State v. Shannon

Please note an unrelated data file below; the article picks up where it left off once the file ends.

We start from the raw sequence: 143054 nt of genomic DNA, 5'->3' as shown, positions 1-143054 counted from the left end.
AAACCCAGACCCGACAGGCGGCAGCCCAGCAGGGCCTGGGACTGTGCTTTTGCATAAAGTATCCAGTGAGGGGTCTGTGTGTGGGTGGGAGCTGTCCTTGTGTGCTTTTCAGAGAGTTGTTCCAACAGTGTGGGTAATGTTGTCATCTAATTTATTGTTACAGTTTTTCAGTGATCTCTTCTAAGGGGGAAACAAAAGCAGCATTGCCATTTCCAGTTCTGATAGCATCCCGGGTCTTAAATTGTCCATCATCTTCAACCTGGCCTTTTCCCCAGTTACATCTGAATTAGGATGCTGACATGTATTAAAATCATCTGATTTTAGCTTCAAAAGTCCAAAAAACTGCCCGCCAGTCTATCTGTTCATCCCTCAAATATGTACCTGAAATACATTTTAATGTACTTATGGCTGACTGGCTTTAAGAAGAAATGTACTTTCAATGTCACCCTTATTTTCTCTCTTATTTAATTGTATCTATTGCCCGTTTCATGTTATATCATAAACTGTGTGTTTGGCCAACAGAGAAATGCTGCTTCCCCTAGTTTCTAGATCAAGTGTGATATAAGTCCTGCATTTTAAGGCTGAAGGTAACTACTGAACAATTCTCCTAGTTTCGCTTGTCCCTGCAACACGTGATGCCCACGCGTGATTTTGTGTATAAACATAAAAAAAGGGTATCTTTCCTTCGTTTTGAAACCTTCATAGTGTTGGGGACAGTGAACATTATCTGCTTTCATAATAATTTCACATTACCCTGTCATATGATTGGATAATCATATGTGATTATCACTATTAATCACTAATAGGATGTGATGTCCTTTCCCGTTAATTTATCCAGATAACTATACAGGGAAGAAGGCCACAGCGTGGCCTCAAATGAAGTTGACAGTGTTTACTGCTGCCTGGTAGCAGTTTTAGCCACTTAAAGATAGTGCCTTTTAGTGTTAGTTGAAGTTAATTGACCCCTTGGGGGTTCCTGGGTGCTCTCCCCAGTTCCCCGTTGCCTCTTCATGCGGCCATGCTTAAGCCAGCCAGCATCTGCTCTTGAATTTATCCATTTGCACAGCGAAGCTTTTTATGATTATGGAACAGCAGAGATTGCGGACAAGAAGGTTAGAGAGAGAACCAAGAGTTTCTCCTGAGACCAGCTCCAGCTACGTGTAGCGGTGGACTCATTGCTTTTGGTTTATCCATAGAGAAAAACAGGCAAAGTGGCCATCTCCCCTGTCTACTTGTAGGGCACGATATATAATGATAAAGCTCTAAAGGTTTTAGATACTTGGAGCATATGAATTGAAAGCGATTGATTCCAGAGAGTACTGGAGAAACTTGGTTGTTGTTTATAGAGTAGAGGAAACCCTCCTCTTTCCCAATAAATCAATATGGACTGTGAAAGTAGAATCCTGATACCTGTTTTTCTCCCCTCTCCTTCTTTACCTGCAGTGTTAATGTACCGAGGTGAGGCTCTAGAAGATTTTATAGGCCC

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[Cite as State v. Shannon, 2016-Ohio-8220.] IN THE COURT OF APPEALS ELEVENTH APPELLATE DISTRICT PORTAGE COUNTY, OHIO STATE OF OHIO, Plaintiff-Appellee, : OPINION : CASE NO. 2015-P-0077 - vs - : JOSEPH J. SHANNON, JR., Defendant-Appellant. : : Criminal Appeal from the Portage County Court of Common Pleas, Case No. 2015 CR 00072. Judgment: Affirmed. Victor V. Vigluicci, Portage County Prosecutor, and Kristina Reilly, Assistant Prosecutor, 241 South Chestnut Street, Ravenna, OH 44266 (For Plaintiff-Appellee). Paul M. Grant, 209 South Main Street, Eighth Floor, Suite 3, Akron, OH 44308 (For Defendant-Appellant). THOMAS R. WRIGHT, J. {¶1} Appellant, Joseph J. Shannon, Jr., appeals his conviction for trafficking heroin with a schoolyard specification. He raises three arguments on appeal following his bench trial. We affirm. {¶2} On September 30, 2014, the Portage County Drug Task Force used a confidential informant to purchase heroin from Shannon at a home located on Clinton Street in Ravenna, Ohio. {¶3} The confidential informant, Heidi Sexton, testified that she has an extensive history of drug abuse and has previously purchased drugs from Shannon. She confirmed that she was clean at the time of her testimony. Sexton agreed to assist the task force with several undercover drug buys in exchange for the task force’s recommendation that certain drug paraphernalia charges against her be dismissed. {¶4} Sexton testified that she used the $40 provided to her by the task force to purchase heroin from Shannon at his girlfriend’s home. Shannon met her at the door, sold her $40 worth of heroin, and she left. She immediately walked back to the agents’ vehicle and kept the baggie of heroin in her hand until she handed it to Detective Clouden. It was the size of a small marble. Sexton was patted down by the agents before and after the transaction. She agreed that the Clinton Street residence where the exchange occurred is approximately one block from an elementary school. {¶5} Before the transactions, Sexton was wired for audio and visual by the task force. However, the recording does not capture Shannon’s image due to poor lighting and the angle of the camera. The recording shows a male answering the door, and depicts Sexton almost immediately saying thank you, turning around, and leaving the home. {¶6} Detective Robert Clouden Jr., a member of the drug task force, explained at trial that Sexton returned to his vehicle after the drug buy with .15 grams of heroin. Clouden testified that the house on Clinton Street was approximately 400 feet from an 2 elementary school and that he drove past the school on his way to the transaction. Clouden used Google Earth to confirm that the distance was 408 feet. {¶7} The task force never recovered the money provided to Sexton from Shannon because they did not arrest him immediately since they planned on conducting more monitored drug buys from him, but the opportunity never materialized. {¶8} Shannon raises three assigned errors: {¶9} “The trial court erred as a matter of law in denying Shannon’s Crim.R. 29 motion because the state failed to establish on the record sufficient evidence to support the charges levied against Shannon in violation of the Due Process Clause of the 14th Amendment to the U.S. Constitution and Article I, Sections 1, 10, & 16 of the Ohio Constitution. {¶10} “Shannon’s convictions are against the manifest weight of the evidence possession [sic] in violation of the Due Process Clause of the 14th Amendment to the U.S. Constitution and Article I, Sections 1, 10 & 16 of the Ohio Constitution. {¶11} “Shannon was denied his right to effective assistance of counsel guaranteed under the Sixth Amendment to the U.S. Constitution and Article I, Sections 1, 10 & 16 of the Ohio Constitution.” {¶12} Shannon’s first assignment of error and his first sub-issue under his second assigned error both challenge the schoolyard specification. His first assigned error alleges insufficient evidence and his second assigned error alleges his conviction is against the manifest weight of the evidence. Both assert that the state failed to prove that he recklessly sold heroin within 1,000 feet of a school. 3 {¶13} A sufficiency review presents a question of law and does not allow us to weigh the evidence. State v. Duncan, 3d Dist. Allen No. 1-10-59, 2011-Ohio-1168, ¶8, citing State v. Martin, 20 Ohio App.3d 172, 175, 20 Ohio B. 215, 485 N.E.2d 717 (1983). Instead, an appellate court reviewing the sufficiency of the evidence determines the adequacy of the evidence and must decide if the evidence submitted at trial, if believed, supports a guilty finding beyond a reasonable doubt. State v. Jenks, 61 Ohio St.3d 259, 273, 574 N.E.2d 492 (1991). Our standard of review is whether, after viewing the evidence in the light most favorable to the prosecution, any rational trier of fact could have found all the essential elements of the offense beyond a reasonable doubt. Id. {¶14} “Unlike sufficiency of the evidence, the question of manifest weight does not view the evidence in a light most favorable to the prosecution.” Duncan, supra, ¶9. Instead, a manifest weight of the evidence challenge requires a reviewing court to weigh the evidence and act as a “thirteenth juror.” However, we still must give deference to the fact-finder’s findings and award a new trial “only in the exceptional case in which the evidence weighs heavily against conviction.” State v. Thompkins, 78 Ohio St.3d at 380, 387, 678 N.E.2d 541 (1997); State v. Thompson, 127 Ohio App.3d 511, 529, 713 N.E.2d 456 (1998). {¶15} Regardless of which standard we apply, Shannon’s argument lacks merit since the state did not have to prove that he recklessly sold heroin within 1,000 feet of a school. R.C. 2925.01(P) states: {¶16} “(P) An offense is ‘committed in the vicinity of a school’ if the offender commits the offense on school premises, in a school building, or within one thousand feet of the boundaries of any school premises, regardless of whether the offender 4 knows the offense is being committed * * * within one thousand feet of the boundaries of any school premises.” (Emphasis added.) {¶17} Shannon’s argument, premised on the Supreme Court’s interpretation of a prior version of the definition of “in the vicinity of a school” in State v. Lozier, 101 Ohio St.3d 161, 2004-Ohio-732, is misplaced because Lozier was superseded by the foregoing definition. “The enhancement is now a strict liability element of the crimes to which it applies.” State v. Davis, 7th Dist. Mahoning No. 05MA235, 2008-Ohio-2927, ¶3; State v. Stigall, 6th Dist. Lucas No. L-14-1053, 2015-Ohio-137, ¶12 (noting that the legislature amended the definition of “in the vicinity of a school” several months after Lozier). Accordingly, Shannon’s first assignment of error and his first sub-issue under his second assigned error lack merit and are overruled. {¶18} Shannon’s second argument under his second assignment of error asserts the state failed to prove beyond a reasonable doubt that he is the individual that sold Sexton the drugs. In support, Shannon claims that Sexton was not a credible witness and her testimony was unsupported. {¶19} The credibility of a witness’s testimony is an issue primarily reserved for the trier of fact. State v. DeHass, 10 Ohio St.2d 230, 227 N.E.2d 212, paragraph one of the syllabus (1967); State v. Armstrong, 8th Dist. Cuyahoga Nos. 87456, 87457, 2006Ohio-5447, ¶20. A reviewing court must defer to the judge’s findings on appeal from a bench trial on witness credibility because the trial court judge had the opportunity “to view the witnesses and observe their demeanor, gestures and voice inflections, and use these observations in weighing the credibility of the proffered testimony.” State v. 5 Fielding, 2014-Ohio-3105, 15 N.E.3d 912, ¶31 (10th Dist.), quoting Seasons Coal Co. v. Cleveland, 10 Ohio St.3d 77, 80, 461 N.E.2d 1273 (1984). {¶20} Thus, whether or not Sexton’s testimony was credible and convincing was for the trial court judge to decide. Further, Sexton’s history of drug abuse was before the trial court along with her testimony that she purchased heroin from Shannon. There was no evidence to the contrary. Thus, Shannon’s conviction is not contrary to the weight of the evidence, and his second assignment of error is overruled. {¶21} Shannon’s third assigned error claims he was denied the effective assistance of trial counsel based on his attorney’s failure to ensure that the state proved that he recklessly sold drugs within the vicinity of a school. This argument, however, is also based on the erroneous premise that the state had to prove that Shannon recklessly sold heroin in the vicinity of a school. State v. Davis, 7th Dist. Mahoning No. 05MA235, 2008-Ohio-2927, ¶3; State v. Stigall, 6th Dist. Lucas No. L-14-1053, 2015Ohio-137, ¶12. Thus, Shannon’s third assignment of error lacks merit because selling drugs in the vicinity of a school is a strict liability specification. {¶22} Based on the foregoing, the judgment of the Portage County Court of Common Pleas is affirmed. TIMOTHY P. CANNON, concurs, COLLEEN MARY O’TOOLE, concurs in judgment only. 6